Something interesting happened in Canada this week, and for once it had nothing to do with Justin Bieber or Captain Kirk. Their Supreme Court effectively struck down the nation’s laws involving prostitution, though the definitions of the specific laws in question aren’t as straight forward as the title might suggest.

The Supreme Court of Canada has struck down the country’s major prostitution laws, saying that bans on street soliciting, brothels and people living off the avails of prostitution create severe dangers for vulnerable women and therefore violate Canadians’ basic values.

Chief Justice Beverley McLachlin, writing for a unanimous court, stressed that the ruling is not about whether prostitution should be legal or not, but about whether Parliament’s means of controlling it infringe the constitutional rights of prostitutes.

“Parliament has the power to regulate against nuisances, but not at the cost of the health, safety and lives of prostitutes,” she wrote.

“The prohibitions all heighten the risks. . . . They do not merely impose conditions on how prostitutes operate. They go a critical step further, by imposing dangerous conditions on prostitution; they prevent people engaged in a risky – but legal – activity from taking steps to protect themselves from the risks.”

As you might infer from the judge’s comments, prostitution itself is apparently already legal in Canada. (Keeping in mind that Canadian law isn’t my strong suit. And who knows what those Canadians are up to anyway?) The laws in question dealt more with the ancillary activities surrounding the practice of the trade and mitigating the effects it has on the community, all of which were challenged on the unintended negative consequences they produced. For example, one law criminalized anyone “profiting from” prostitution. It was intended to eliminate the practice of pimps controlling the prostitutes and taking their money. But it also wound up making it illegal for anyone to provide security services (such as bodyguards) to the prostitute, leaving them more vulnerable to violence.

Another prohibited the establishment of brothels, seeking to prevent the negative impact on neighborhoods resulting from the trade. But this effectively put the prostitutes back out on the street. And of course, “street soliciting” was also prohibited, resulting in something of a conundrum. All in all, the court determined that the negative effects on the “sex trade” workers outweighed the possible benefits to the community.

None of this, though, addresses the underlying question of whether prostitution should be legal in the first place, a subject which Doug Mataconis takes up at Outside the Beltway.

All of this, of course, brings up the philosophical question of whether prostitution ought to be legal at all, whether in Canada or anywhere else. The libertarian answer, of course, would be that women ought to be free to engage in any profession they wish and that individuals ought to be free to engage in any voluntarily transaction they wish, as long as there isn’t force or fraud involved. The traditional objections to legalization are that that prostitution is often a profession that women are forced into, often when they are underage, and that it involves a significant amount of violence, force, and victimization. Much of those negative impacts, of course, are arguably an outgrowth of the fact it is illegal in most places. If you look at places where prostitution is legal, such as Nevada and certain places in Europe, many of those negative aspects of prostitution disappear for the most part, especially if there at least some regulation involved that is designed to ensure the health and safety of the women involved, and to ensure that people under 18 are not being victimized. The most significant point, though, seems to me to be that we are talking about what is called, fairly accurately, the world’s “oldest profession.” Whether it is legal or not, there is seemingly no place in the world where it doesn’t exist. Indeed, it’s even been found to exist among primates who have been taught how to use money. Given all of this, one wonders what the value in trying to ban the practice actually is.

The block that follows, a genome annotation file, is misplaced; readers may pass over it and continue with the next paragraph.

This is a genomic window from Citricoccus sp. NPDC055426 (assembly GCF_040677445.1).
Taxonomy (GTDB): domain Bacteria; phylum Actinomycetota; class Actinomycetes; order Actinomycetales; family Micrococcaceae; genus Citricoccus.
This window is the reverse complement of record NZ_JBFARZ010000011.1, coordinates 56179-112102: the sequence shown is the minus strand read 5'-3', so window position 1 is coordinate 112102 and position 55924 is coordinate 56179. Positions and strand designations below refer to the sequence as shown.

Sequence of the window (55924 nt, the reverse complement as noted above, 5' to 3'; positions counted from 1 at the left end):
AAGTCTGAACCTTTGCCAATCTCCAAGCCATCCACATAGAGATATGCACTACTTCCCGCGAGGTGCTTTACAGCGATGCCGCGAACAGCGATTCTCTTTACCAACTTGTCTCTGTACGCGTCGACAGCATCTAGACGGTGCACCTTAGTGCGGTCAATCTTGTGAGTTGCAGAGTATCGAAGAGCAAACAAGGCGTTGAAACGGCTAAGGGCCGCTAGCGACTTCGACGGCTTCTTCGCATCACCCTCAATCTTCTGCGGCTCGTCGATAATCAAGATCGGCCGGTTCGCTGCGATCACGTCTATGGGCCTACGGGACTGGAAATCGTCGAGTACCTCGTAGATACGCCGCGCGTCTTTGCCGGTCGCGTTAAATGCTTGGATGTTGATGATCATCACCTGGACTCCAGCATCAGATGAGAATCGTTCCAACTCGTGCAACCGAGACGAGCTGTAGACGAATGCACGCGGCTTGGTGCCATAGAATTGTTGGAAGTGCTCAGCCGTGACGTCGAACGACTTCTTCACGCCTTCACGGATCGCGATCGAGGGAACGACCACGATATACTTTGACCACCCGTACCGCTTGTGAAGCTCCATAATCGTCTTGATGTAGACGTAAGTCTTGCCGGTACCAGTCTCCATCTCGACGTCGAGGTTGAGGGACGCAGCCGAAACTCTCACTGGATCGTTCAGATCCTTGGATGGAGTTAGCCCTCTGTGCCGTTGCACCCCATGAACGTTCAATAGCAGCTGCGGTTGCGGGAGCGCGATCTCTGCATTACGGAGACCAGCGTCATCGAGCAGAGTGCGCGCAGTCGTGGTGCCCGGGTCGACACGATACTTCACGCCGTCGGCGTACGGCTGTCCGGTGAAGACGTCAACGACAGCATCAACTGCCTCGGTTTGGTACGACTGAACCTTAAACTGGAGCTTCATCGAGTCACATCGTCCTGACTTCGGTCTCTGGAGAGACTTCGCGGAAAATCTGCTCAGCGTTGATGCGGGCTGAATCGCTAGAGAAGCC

Randy gibbons with credit cards aside, the idea of legalization – or at least decriminalization to some degree – of prostitution in the United States is one we’ve been wrestling with for a while. I think it’s been fairly well established that the lives of real life prostitutes are rarely if ever the Cinderella romance tales of the “hooker with a heart of gold” described in Pretty Woman or Risky Business. But Doug does have a point in saying that a large number of the problems arising from the trade probably have their roots in the opportunities presented to other criminals by the fact that the business is illegal. And it’s equally true that a significant percentage of the women (or even men) who have “willingly” gone into the trade didn’t do so because it was a lifelong dream. Desperation was probably the cause in the majority of these cases.

But from the small L libertarian point of view, I’ve always had to ask what business the government has to tell someone that they can’t engage in that kind of commerce if it’s entirely consensual and results in the “worker” in question turning a profit. The demand is obviously there, has been for all of recorded history and is unlikely to go away any time soon. When they dug out the ruins of Pompeii, buried by a volcano almost 2000 years ago, one of the first buildings they found was a brothel. So is the goal for us to continue to suppress the activity as much as possible or to bring it out of the shadows, make it as safe as possible for those plying the trade and eliminate the profit motive for those who would exploit or commit violence against the prostitute for their own gains?

I wonder what the United States Supreme Court would say if the same question was put to them?